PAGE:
Plane hit by lightning!

Rubycon

Madame President
Aug 10, 2005
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That's neat but it's really old. I remember seeing that as an animated GIF.
 

Regs

Lifer
Aug 9, 2002
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Looks like that put lightning rods on both the front and backend of the plane.

As a passanger I would of crapped my pants from the bright flash and loud bang shortly after.
 

DrPizza

Administrator Elite Member Goat Whisperer
Mar 5, 2001
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At that distance, I don't think your body is going to perceive the "shortly after" - your senses are going to indicate simultaneous.

Although, would they really see that much of the flash? The lightning doesn't go through the plane, but is rather conducted around it on the skin.
 

Regs

Lifer
Aug 9, 2002
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Originally posted by: DrPizza
At that distance, I don't think your body is going to perceive the "shortly after" - your senses are going to indicate simultaneous.

The sound comes from the rapid heating of the air from the lightning. So I would only assume the sound comes directly after the flash.
 

Kaido

Elite Member & Kitchen Overlord
Feb 14, 2004
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Originally posted by: new2AMD
Originally posted by: BUTCH1
Found this too, plane
ingests bird during takeoff and loses an engine!

its scary yet relieving to see they can recover from that.

What's scary is that a bird can do that to our million-dollar equipment :Q
 

DrPizza

Administrator Elite Member Goat Whisperer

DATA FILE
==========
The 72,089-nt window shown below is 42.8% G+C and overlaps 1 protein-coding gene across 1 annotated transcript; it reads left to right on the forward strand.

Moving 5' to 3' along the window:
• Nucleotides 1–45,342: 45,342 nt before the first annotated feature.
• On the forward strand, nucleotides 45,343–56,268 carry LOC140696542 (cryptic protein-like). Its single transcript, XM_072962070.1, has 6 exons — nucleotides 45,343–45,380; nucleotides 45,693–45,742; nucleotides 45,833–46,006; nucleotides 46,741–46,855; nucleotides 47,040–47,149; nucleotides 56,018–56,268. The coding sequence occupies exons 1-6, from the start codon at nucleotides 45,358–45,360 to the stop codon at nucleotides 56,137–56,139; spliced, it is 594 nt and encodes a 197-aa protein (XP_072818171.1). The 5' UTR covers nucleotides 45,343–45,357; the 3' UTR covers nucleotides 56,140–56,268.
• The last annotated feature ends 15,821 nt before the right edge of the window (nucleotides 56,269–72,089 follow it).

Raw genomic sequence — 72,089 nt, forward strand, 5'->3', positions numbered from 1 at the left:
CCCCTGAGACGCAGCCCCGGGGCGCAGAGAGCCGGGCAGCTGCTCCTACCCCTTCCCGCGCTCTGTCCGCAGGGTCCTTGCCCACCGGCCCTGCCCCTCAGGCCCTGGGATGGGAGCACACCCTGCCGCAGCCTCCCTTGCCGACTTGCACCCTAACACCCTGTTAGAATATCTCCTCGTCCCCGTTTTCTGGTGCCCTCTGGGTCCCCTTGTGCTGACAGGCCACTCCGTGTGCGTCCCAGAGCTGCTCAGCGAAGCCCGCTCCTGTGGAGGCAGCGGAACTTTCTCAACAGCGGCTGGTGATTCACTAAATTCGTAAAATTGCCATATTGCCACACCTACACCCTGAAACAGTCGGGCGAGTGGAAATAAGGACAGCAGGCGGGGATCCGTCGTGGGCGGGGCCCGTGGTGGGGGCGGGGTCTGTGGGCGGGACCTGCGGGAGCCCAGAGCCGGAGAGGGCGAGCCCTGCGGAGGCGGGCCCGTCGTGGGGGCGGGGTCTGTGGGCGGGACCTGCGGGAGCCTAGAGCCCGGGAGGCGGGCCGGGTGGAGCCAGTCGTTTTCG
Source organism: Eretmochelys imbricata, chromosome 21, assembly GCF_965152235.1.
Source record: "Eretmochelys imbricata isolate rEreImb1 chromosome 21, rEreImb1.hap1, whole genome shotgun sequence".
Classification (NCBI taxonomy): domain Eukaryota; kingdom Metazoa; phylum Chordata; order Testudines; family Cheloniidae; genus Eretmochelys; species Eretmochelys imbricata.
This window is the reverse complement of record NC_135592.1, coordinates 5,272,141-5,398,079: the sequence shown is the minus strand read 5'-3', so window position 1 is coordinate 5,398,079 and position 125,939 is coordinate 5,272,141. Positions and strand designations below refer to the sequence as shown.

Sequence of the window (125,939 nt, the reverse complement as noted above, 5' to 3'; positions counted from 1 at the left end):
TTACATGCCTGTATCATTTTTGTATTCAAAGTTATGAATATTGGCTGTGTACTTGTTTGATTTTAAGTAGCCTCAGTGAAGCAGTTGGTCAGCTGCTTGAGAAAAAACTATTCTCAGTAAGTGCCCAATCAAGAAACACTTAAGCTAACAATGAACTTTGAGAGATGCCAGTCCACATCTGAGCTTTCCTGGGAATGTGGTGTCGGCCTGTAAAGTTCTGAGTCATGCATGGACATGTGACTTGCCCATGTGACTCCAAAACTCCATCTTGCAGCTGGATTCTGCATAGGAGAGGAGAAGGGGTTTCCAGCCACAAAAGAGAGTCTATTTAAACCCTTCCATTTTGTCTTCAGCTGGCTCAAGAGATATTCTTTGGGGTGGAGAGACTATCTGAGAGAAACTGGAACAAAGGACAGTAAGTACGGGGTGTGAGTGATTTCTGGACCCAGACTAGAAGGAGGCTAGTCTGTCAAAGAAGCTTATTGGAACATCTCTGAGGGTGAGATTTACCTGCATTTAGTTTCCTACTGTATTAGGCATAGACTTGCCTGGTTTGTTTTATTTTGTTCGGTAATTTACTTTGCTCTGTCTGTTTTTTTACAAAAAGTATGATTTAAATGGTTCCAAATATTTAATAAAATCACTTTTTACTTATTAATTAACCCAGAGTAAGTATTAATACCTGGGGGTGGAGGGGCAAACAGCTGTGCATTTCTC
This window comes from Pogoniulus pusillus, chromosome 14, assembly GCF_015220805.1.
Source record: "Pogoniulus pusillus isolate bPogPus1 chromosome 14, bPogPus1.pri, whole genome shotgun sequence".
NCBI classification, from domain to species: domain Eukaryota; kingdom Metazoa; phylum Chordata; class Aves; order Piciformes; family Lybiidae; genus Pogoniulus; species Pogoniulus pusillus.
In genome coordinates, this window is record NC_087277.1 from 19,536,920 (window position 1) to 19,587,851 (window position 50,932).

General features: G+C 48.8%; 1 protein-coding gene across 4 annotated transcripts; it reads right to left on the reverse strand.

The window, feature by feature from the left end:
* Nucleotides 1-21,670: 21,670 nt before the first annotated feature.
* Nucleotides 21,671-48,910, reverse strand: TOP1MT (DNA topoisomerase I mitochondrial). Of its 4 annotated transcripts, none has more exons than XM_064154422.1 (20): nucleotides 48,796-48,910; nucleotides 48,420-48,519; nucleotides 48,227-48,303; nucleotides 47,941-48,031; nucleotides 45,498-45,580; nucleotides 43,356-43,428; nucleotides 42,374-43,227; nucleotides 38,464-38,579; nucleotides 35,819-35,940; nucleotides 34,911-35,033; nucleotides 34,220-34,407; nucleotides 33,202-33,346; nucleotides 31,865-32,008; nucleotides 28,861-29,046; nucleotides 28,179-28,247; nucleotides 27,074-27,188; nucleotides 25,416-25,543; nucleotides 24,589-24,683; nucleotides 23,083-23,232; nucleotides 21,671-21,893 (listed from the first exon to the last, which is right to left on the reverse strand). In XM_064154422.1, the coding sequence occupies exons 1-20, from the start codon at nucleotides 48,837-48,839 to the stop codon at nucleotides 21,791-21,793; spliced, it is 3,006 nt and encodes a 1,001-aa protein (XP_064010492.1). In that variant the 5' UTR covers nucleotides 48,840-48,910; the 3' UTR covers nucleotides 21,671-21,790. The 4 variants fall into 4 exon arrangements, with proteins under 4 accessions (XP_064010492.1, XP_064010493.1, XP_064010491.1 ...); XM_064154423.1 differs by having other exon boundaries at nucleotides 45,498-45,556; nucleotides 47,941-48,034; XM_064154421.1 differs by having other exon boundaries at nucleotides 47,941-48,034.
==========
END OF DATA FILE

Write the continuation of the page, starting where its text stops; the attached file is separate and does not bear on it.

Mar 5, 2001
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Originally posted by: Regs
Originally posted by: DrPizza
At that distance, I don't think your body is going to perceive the "shortly after" - your senses are going to indicate simultaneous.

The sound comes from the rapid heating of the air from the lightning. So I would only assume the sound comes directly after the flash.

Yep, but you're not going to perceive it. I'll elaborate. The rapid heating of the air is just that: rapid. Rapid as in a few millionths of a second (this, I had to google; I wasn't sure of the magnitude, but knew it was less than 1/1000 of a second) So, while it's not exactly simultaneous, you'll never be able to perceive the difference. There is, however, a more significant difference: the speed of light is roughly a million times faster than the speed of sound. It takes thunder roughly 5 seconds to be heard a mile away. 33 meters would take 1/10th of a second. (Speed of sound is 331 meters per second at STP - this I didn't have to google.) 33 meters is more than 100 feet; I don't think that on that jet anyone was more than 100 feet away, thus the difference between the flash and the sound would be less than 1/10th of a second. If two events unexpectedly occur involving two different senses 1/10th of a second apart, I don't think you're going to be able to differentiate which happened first.


Incidentally, something new I learned that amazed me:
The longest lightning bolt measured to date was 118 miles long!!! (may be longer by now.)
 

dullard

Elite Member
May 21, 2001
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Originally posted by: crab
This happens everyday.
A plane being hit by lightning, videotaped, converted to computer format, posted on the internet for years, and then reposted on ATOT happens every day? Gee, I must be blind as I'm missing a lot of those videos. ;)